In more recent times, in-person retailers often can reach as many people as e-commerce industries, too, as smaller businesses are now left to scramble to establish an online presence.

Cons of Brick-and-Mortar Stores

Well, convenience certainly takes a hit in the brick-and-mortar world, as it’s much easier to order groceries delivered to your home through InstaCart, or order packages through Amazon.

Selling online can also be cheaper, as physical stores are expensive to open and operate. A few examples of what you would expect to pay for at a retail store in a metro area include:

  • Rent
  • Salaries
  • Benefits
  • Computers
  • POS Systems
  • Utility Bills
  • Display Racks
  • Vendor Agreements
  • Security Equipment
  • Licenses and Permits
  • Renovations and Design
  • Marketing and Advertising
  • Store Fixtures and Equipment
  • Several Types of Business Licenses

Some of these costs, such as those related to your website, will also apply to running an online shop. Overall, however, the operating costs for running an online store are significantly lower than those of a brick-and-mortar location.

Adaptions For Brick-And-Mortar Stores

While the advantages are clear, brick-and-mortar stores face challenges that require some adaptability to create more efficient processes to generate revenue in today’s online world.

Strategies To Maximize Income For Brick-And-Mortar Stores

Adapting your business model to be fully operational both online and in-person is a great way for in-person retailers to capitalize on the benefits that e-commerce has to offer. Plus, you can boost brick-and-mortar retail conversion rates, as a hybrid model gives you more opportunities to make a sale.

Creating a hybrid online presence is a way to reap the benefits of both brick-and-morder and the online business model. For example, some brick-and-mortar grocery stores, such as Publix, allow customers to shop for groceries online and have them delivered to their doorstep in as little as a few hours. The increasing prevalence of these hybrid business models has spawned offshoot terms such as “click and mortars” and “bricks and clicks.”

Plus, an online model allows retailers to increase service offerings, create better solutions for return management to save on costs as well as being able to offer consumers the full suite of services for their purchase including old item removal, new item assembly and free return to store.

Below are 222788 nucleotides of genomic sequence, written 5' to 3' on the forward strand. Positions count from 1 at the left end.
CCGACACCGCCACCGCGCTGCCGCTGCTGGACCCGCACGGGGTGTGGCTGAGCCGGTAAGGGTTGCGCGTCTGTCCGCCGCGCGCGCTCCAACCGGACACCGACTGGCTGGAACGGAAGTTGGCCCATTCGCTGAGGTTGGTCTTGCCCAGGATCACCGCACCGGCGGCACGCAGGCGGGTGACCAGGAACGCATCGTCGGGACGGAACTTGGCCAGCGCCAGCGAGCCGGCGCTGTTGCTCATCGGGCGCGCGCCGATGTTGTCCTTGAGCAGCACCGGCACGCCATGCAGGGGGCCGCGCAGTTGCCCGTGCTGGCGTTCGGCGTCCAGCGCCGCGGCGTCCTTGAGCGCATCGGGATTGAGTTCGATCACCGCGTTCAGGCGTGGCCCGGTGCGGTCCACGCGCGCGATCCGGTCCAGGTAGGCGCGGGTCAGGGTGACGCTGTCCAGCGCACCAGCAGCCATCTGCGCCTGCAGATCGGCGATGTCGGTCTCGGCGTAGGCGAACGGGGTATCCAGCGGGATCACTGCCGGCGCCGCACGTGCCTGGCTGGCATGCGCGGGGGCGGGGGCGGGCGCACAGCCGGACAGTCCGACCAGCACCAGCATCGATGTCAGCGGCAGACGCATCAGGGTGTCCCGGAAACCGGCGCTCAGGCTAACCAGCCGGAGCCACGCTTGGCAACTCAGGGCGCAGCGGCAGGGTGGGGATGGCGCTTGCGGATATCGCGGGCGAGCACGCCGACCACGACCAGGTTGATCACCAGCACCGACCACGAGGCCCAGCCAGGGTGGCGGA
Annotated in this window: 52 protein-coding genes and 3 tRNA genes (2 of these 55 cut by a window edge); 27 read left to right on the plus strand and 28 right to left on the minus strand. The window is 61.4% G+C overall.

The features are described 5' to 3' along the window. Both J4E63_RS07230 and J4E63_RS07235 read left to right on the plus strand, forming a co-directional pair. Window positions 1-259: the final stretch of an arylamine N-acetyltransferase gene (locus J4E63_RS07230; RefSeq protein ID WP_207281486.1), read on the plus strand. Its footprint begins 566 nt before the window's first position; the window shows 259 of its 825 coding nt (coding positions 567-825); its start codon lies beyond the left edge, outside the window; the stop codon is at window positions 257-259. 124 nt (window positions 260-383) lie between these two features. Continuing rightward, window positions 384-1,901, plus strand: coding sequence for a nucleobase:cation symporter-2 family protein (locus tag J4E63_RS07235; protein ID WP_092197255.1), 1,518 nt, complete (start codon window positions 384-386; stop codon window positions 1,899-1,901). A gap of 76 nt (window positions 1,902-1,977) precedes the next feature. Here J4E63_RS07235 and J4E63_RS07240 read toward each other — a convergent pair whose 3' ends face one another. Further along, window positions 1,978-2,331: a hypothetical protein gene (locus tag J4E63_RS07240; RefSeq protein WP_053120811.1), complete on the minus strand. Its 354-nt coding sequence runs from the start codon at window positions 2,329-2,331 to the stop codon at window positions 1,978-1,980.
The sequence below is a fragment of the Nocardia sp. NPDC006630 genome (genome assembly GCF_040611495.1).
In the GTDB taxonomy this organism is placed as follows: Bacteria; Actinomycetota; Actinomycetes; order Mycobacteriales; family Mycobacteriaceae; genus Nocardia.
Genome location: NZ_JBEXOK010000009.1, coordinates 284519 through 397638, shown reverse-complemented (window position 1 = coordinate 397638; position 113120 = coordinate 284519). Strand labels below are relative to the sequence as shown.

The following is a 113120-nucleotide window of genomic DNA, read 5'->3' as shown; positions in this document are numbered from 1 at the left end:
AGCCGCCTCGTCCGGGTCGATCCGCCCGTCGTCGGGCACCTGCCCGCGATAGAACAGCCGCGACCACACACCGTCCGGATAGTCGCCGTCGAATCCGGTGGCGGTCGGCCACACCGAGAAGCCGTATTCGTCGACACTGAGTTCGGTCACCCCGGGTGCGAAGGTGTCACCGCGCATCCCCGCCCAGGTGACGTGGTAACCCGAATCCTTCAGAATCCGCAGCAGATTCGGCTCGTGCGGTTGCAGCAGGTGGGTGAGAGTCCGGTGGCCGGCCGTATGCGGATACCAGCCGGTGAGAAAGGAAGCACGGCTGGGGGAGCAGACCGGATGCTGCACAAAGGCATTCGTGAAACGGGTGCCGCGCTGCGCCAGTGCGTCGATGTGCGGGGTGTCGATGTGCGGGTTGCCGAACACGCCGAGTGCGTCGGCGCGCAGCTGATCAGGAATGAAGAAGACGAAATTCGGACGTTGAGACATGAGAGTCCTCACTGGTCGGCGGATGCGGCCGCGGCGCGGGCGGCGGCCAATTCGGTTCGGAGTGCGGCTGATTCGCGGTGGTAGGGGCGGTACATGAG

REFURN: Your Solution To Managing Returns

REFURN is the transformative solution your business can use to address the complexities of managing product returns and exchanges by offering an easy, but also eco-friendly solution.

The process is simple. REFURN helps businesses facilitate returns to stores or vendors, enabling return and donation/recycling options, managing product destruction and recall extractions all to help the E-commerce business grow significantly with an all-in-one returns management solution.

Here’s a quick snapshot of all REFURN can do.

  • Return items to the store.
  • Process returns to the customer with disposal, or recycling.
  • Streamline your returns management with a reliable partner.

Since we provide environmentally friendly disposal options, your company can align itself with our eco-friendly goals, like donating inventory and recycling online product returns to prevent environmental harm instead of resorting to destruction.

Are Traditional Retailers Going Out Of Style?

Although many brick-and-mortars are closing stores nationwide, the advantages of traditional retail brick-and-mortar model is still important given that several large online e-commerce companies opened physical locations.

In 2023, Amazon.com Inc. has opened brick-and-mortar stores to help market its products and strengthen customer relations. So while e-commerce sales soar, the industry understands the importance of face-to-face consumer and customer relations.

The Bottom Line: Your Brick-and-Mortar Can Still be Successful

In-person retail isn’t going away, and creating a hybrid business model opens up a wide range of opportunities for an e-commerce business to grow.

Also, REFURN can serve as the catalyst for quickly managing inventory returns and disposing of items to keep your business running smoothly.